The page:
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The Beatles' Christmas Album (1970) Original Official USA Pressing
24bit/96kHz (Hi-Rez Audio)

01. Dec. 1963
02. Dec. 1964
03. Dec. 1965
04. Dec. 1966
05. Dec. 1967
06. Dec. 1968
07. Dec. 1969

All tracks Mono
All of these mixes are officially unavailable on CD.

- Technics 1210mk2 
- Jelco SA-750D Tonearm (w/ JAC 501 cable)
- Audio Technica AT33PTG MC
- Pro-Ject Tube Box SE-2 
- Yamaha CA-1010  
- RME ADI-2 A/D Interface 

- Audition 3.0 used for editing, (incl. manual removal of clicks and pops) & adding gain.
- Click Repair 3.9.1 used with setting Cl: 10, Cr: 0

Transfer & Restoration by Prof. Stoned


Prof. sez:

Here's another rarity in the series "essential but not available on cd". 

As you know, these 7 tracks were originally released on flexi disks to all members of the British fan club.
When the band broke up in 1970, it was decided between the band's ever loyal fan club secretary Freda Kelly, 
George Harrison & Paul McCartney that the fan club was to be dissolved as well. A final present to
the club members was conceived; an album that put all seven Christmas messages together. In Britain the LP was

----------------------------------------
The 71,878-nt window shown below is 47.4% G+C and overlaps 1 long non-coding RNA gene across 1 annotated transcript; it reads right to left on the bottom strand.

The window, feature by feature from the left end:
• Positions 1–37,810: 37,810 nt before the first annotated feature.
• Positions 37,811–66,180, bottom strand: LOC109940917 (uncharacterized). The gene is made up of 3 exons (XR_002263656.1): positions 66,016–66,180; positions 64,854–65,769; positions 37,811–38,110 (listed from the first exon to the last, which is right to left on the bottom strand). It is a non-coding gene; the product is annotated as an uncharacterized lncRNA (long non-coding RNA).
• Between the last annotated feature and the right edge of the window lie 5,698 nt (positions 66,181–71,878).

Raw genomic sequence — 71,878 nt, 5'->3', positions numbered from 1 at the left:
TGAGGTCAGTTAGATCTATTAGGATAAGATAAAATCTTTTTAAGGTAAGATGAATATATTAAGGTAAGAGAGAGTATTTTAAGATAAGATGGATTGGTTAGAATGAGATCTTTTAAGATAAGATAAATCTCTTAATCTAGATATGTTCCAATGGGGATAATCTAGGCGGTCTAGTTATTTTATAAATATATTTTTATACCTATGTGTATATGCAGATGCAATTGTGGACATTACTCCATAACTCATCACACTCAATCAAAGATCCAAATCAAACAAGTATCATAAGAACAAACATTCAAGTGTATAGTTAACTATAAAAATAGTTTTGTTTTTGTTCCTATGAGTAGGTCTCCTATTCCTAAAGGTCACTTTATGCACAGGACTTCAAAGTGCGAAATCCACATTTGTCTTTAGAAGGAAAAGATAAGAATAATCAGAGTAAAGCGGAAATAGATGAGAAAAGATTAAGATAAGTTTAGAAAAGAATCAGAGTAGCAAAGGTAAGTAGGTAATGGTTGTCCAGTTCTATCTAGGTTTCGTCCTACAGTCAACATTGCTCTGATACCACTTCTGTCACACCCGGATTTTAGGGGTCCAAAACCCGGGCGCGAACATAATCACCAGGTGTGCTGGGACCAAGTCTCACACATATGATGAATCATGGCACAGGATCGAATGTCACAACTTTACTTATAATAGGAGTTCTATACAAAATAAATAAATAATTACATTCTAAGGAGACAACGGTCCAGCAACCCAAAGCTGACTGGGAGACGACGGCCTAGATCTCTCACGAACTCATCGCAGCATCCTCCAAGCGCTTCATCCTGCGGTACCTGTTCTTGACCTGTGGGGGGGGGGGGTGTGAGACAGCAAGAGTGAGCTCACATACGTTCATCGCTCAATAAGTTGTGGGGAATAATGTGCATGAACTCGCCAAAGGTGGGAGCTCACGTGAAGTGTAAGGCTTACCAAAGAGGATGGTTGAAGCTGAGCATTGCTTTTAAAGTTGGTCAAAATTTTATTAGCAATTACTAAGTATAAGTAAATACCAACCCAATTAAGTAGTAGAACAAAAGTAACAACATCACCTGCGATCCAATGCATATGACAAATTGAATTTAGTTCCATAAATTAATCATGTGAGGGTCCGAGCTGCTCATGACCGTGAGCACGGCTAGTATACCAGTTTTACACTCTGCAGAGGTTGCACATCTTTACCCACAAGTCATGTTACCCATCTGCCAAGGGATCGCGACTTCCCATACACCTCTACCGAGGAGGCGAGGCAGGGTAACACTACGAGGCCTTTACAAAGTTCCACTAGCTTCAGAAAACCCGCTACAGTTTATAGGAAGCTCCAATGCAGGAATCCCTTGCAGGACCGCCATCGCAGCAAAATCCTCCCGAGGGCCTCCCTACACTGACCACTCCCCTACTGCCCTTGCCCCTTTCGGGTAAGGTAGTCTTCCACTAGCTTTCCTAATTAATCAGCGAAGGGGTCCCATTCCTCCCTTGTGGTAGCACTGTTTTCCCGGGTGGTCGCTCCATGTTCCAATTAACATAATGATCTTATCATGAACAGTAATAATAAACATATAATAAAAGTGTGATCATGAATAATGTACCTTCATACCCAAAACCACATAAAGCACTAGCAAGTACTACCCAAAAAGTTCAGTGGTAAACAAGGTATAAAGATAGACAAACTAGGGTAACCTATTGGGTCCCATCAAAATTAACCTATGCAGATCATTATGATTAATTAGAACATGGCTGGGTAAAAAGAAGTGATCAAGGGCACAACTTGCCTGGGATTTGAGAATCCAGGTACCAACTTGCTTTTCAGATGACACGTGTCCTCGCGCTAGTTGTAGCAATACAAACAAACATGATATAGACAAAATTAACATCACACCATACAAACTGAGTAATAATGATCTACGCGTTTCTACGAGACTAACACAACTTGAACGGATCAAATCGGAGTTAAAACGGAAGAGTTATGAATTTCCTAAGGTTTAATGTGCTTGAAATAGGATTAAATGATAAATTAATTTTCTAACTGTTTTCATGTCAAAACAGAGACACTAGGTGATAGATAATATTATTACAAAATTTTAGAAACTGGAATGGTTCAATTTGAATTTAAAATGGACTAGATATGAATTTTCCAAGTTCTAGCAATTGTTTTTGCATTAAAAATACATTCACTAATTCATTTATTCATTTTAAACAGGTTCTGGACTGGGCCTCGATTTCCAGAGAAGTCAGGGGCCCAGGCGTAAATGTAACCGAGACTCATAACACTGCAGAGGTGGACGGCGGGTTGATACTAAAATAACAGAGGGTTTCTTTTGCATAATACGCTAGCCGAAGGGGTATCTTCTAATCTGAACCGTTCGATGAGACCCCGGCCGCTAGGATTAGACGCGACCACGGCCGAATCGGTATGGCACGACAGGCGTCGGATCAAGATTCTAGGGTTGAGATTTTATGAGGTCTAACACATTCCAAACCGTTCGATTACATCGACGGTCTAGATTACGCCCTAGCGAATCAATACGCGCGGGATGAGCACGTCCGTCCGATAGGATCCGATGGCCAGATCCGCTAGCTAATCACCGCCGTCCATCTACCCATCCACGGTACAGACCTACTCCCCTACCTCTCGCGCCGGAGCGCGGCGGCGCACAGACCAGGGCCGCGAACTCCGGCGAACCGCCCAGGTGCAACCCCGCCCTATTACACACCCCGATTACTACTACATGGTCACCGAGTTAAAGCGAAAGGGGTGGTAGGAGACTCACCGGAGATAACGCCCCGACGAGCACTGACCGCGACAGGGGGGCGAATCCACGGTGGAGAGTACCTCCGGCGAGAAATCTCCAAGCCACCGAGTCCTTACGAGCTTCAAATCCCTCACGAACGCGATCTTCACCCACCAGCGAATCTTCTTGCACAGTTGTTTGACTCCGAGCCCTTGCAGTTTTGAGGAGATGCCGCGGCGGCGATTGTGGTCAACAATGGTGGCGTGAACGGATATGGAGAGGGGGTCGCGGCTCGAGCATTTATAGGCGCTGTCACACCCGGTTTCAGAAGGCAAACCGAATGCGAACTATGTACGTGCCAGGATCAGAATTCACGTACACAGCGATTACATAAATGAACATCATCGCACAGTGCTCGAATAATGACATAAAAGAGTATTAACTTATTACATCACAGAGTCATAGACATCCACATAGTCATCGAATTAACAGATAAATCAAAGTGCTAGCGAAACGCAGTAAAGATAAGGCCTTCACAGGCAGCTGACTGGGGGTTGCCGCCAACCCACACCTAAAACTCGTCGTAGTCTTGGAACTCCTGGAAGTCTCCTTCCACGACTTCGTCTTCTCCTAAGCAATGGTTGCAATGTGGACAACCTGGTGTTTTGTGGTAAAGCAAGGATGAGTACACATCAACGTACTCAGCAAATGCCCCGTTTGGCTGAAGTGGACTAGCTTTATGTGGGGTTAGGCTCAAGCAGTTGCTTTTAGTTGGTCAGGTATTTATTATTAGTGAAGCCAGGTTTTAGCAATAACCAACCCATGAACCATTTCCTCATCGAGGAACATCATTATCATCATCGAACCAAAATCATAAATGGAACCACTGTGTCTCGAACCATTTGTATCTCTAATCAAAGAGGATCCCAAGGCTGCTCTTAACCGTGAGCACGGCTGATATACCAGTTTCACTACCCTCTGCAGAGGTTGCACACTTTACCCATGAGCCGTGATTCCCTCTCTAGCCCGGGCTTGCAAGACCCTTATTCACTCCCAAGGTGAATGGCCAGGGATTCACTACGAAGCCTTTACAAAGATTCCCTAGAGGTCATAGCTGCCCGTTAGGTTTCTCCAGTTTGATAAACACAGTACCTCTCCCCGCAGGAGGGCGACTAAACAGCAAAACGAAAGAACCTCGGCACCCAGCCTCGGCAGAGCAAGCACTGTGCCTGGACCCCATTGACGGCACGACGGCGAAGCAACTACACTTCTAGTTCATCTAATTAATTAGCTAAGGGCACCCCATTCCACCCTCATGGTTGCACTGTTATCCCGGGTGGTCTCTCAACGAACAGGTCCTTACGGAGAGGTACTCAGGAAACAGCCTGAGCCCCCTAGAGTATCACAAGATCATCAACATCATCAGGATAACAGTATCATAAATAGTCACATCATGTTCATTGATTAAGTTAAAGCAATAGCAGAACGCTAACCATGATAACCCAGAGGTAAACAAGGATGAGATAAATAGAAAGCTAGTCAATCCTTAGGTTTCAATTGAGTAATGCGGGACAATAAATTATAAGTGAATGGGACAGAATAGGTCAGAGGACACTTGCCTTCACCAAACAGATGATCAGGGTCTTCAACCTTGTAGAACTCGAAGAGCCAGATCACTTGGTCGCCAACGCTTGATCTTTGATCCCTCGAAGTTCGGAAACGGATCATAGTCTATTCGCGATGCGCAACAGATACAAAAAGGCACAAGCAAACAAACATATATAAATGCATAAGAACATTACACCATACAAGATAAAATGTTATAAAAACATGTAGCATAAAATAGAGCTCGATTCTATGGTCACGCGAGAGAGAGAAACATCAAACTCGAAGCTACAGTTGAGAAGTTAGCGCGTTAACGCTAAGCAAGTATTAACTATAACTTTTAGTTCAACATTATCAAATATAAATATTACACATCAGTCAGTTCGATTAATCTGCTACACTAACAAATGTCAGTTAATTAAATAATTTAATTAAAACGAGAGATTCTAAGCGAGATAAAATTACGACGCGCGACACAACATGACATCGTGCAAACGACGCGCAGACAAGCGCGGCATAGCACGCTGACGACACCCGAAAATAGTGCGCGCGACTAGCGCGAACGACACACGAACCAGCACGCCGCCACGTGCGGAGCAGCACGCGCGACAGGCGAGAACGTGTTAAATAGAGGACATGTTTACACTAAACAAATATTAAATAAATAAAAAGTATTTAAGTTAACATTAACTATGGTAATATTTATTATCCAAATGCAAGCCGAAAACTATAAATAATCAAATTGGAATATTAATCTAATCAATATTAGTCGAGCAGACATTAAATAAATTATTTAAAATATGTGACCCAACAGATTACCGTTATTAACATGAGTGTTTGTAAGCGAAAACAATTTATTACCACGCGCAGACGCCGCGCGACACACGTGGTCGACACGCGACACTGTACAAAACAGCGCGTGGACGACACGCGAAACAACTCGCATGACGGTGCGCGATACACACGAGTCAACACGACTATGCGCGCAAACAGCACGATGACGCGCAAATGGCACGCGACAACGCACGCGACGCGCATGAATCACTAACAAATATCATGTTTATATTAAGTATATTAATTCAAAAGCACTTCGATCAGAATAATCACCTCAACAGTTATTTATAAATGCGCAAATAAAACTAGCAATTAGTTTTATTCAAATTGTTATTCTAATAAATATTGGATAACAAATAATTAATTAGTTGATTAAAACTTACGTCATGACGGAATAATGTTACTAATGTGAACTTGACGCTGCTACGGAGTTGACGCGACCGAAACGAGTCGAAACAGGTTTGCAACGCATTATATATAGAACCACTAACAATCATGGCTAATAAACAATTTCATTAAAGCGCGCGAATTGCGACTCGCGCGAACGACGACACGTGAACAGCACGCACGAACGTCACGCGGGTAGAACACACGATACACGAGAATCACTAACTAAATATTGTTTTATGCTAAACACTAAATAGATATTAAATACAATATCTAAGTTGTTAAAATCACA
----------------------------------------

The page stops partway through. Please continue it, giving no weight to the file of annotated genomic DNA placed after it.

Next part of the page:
called "From Then to You" which first came out on the Lytone label, and then later on Apple. In the USA, the 
LP was simply called "Christmas Album", and came out on Capitol/Apple. Reportedly, the release of the USA 
pressing was much delayed; copies were delivered two or three months after Christmas to unsuspecting fan club 

Both the UK & USA versions are said to have been sourced from Freda Kelly's copies of the original flexi disks. 
To my ears, 1964, 1965, 1969 and possibly 1968 may have been tape sourced, as they don't have the crackling 
that's quite apparent on the other tracks, and which one would expect from such a inferior medium. However, 
the sound quality is about equal for all tracks, and none of these have the same fidelity as the regular EMI 

Because the original release was limited and not for commercial purposes, demand for this LP quickly exceeded
supply, and soon enough counterfeit versions of both the UK and USA releases appeared in the early 70's. 
Later on during that same decade, a counterfeit version of the USA album that faithfully copied the original 
sleeve and record labels flooded the market. To this day, these are often mistaken for the real deal and in my 
estimation outnumber genuine pressings on a scale of 10 to 1. 

This recording was sourced from a mint original 1970 fan club copy with authentic Sam Feldman/Bell Sound 
signature. The vinyl quality is good for this era and most of the surface noise actually comes from the 
recordings itself. I have managed to clean up the crackling as thoroughly as possible, without harming the 
sound. This might well be the best digital version so far, at least compared to all the sources I have heard.  

As for the content itself, 1966 to 1968 are probably the most interesting ones. Then again, the whole series
gives an interesting glimpse into Beatleworld over the course of seven years. I think it's an essential listen
for the above-average fan (and let's face it, most of us are). 

Enjoy & Happy Holidays!